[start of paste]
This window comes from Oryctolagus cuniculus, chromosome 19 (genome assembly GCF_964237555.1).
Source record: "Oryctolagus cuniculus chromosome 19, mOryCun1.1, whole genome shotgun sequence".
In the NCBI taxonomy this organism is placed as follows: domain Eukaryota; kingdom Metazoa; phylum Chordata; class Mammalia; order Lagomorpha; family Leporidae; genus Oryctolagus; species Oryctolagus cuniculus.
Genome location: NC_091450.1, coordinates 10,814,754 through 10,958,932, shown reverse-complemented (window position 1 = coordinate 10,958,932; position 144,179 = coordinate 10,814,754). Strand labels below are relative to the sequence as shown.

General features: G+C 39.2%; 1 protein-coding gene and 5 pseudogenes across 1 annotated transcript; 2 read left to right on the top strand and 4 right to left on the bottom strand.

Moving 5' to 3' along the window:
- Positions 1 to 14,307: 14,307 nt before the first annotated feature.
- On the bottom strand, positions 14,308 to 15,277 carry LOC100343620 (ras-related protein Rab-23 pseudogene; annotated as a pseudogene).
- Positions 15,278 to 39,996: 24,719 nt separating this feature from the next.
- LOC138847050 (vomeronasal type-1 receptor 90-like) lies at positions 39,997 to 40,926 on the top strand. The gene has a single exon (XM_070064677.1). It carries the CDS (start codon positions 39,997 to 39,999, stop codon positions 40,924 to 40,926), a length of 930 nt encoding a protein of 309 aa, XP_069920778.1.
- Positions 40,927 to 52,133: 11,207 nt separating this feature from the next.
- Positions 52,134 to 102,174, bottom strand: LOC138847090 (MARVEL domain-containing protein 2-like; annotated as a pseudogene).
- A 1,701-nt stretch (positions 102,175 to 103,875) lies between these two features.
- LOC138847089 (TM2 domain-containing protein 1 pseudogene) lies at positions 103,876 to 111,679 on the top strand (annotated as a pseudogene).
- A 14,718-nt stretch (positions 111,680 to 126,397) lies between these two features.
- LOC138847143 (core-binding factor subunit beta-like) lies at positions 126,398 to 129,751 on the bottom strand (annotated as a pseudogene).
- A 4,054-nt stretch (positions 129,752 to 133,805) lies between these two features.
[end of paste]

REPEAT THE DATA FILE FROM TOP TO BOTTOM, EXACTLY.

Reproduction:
This window comes from Oryctolagus cuniculus, chromosome 19 (genome assembly GCF_964237555.1).
Source record: "Oryctolagus cuniculus chromosome 19, mOryCun1.1, whole genome shotgun sequence".
In the NCBI taxonomy this organism is placed as follows: domain Eukaryota; kingdom Metazoa; phylum Chordata; class Mammalia; order Lagomorpha; family Leporidae; genus Oryctolagus; species Oryctolagus cuniculus.
Genome location: NC_091450.1, coordinates 10,814,754 through 10,958,932, shown reverse-complemented (window position 1 = coordinate 10,958,932; position 144,179 = coordinate 10,814,754). Strand labels below are relative to the sequence as shown.

General features: G+C 39.2%; 1 protein-coding gene and 5 pseudogenes across 1 annotated transcript; 2 read left to right on the top strand and 4 right to left on the bottom strand.

Moving 5' to 3' along the window:
- Positions 1 to 14,307: 14,307 nt before the first annotated feature.
- On the bottom strand, positions 14,308 to 15,277 carry LOC100343620 (ras-related protein Rab-23 pseudogene; annotated as a pseudogene).
- Positions 15,278 to 39,996: 24,719 nt separating this feature from the next.
- LOC138847050 (vomeronasal type-1 receptor 90-like) lies at positions 39,997 to 40,926 on the top strand. The gene has a single exon (XM_070064677.1). It carries the CDS (start codon positions 39,997 to 39,999, stop codon positions 40,924 to 40,926), a length of 930 nt encoding a protein of 309 aa, XP_069920778.1.
- Positions 40,927 to 52,133: 11,207 nt separating this feature from the next.
- Positions 52,134 to 102,174, bottom strand: LOC138847090 (MARVEL domain-containing protein 2-like; annotated as a pseudogene).
- A 1,701-nt stretch (positions 102,175 to 103,875) lies between these two features.
- LOC138847089 (TM2 domain-containing protein 1 pseudogene) lies at positions 103,876 to 111,679 on the top strand (annotated as a pseudogene).
- A 14,718-nt stretch (positions 111,680 to 126,397) lies between these two features.
- LOC138847143 (core-binding factor subunit beta-like) lies at positions 126,398 to 129,751 on the bottom strand (annotated as a pseudogene).
- A 4,054-nt stretch (positions 129,752 to 133,805) lies between these two features.